sustainability outreach program and other innovative programs such as SLURP (Sustainable Living Undergraduate Research Project). These are just a few examples of programs that provide internship and praxis opportunities for students to obtain skills and training in a wide variety of areas, many of which have helped our students find jobs after graduation and develop a life-long vocation.
Engh’s commitment to environmental justice and our new core curriculum, we feel that ESI will play a key role in making things
Corps”, that will engage Americorps volunteers to improve community health and environments through gardening. This fall and winter, ESI will welcome three full-time Americorps volunteers and six part-time volunteers. They will help build our new campus and community garden and start working with community partners around gardens. Great things are blooming at ESI and we look forward to your participation!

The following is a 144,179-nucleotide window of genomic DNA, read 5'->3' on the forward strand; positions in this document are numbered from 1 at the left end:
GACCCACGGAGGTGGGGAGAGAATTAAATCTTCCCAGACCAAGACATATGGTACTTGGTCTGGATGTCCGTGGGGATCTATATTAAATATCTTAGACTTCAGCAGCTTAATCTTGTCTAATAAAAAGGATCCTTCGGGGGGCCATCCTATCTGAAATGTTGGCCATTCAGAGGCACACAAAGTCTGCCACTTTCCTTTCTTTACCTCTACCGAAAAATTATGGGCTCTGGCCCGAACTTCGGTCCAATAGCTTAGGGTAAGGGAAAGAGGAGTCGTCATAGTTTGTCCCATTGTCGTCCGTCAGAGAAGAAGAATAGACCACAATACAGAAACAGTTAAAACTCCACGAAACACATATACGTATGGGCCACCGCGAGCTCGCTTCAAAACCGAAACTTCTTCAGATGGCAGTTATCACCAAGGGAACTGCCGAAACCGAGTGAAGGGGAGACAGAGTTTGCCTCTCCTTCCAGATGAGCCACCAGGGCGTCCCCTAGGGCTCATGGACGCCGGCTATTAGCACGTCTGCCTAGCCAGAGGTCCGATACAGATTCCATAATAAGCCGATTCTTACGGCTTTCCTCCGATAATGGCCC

Volunteers Needed to Collect GPS Data “Want to learn more about the Santa Clara Valley?” “Interested in internship opportunities?”
lands. Faculty are developing research related to both
CONTACT: Dr. Iris Stewart-Frey
ESI is looking for volunteers to collect GPS data related to the Guadalupe River, green zones, quarries, floodzones, and wet-
ronmental conditions and land use practices. No experience required, but a short training session is.
happen here.” Leslie Gray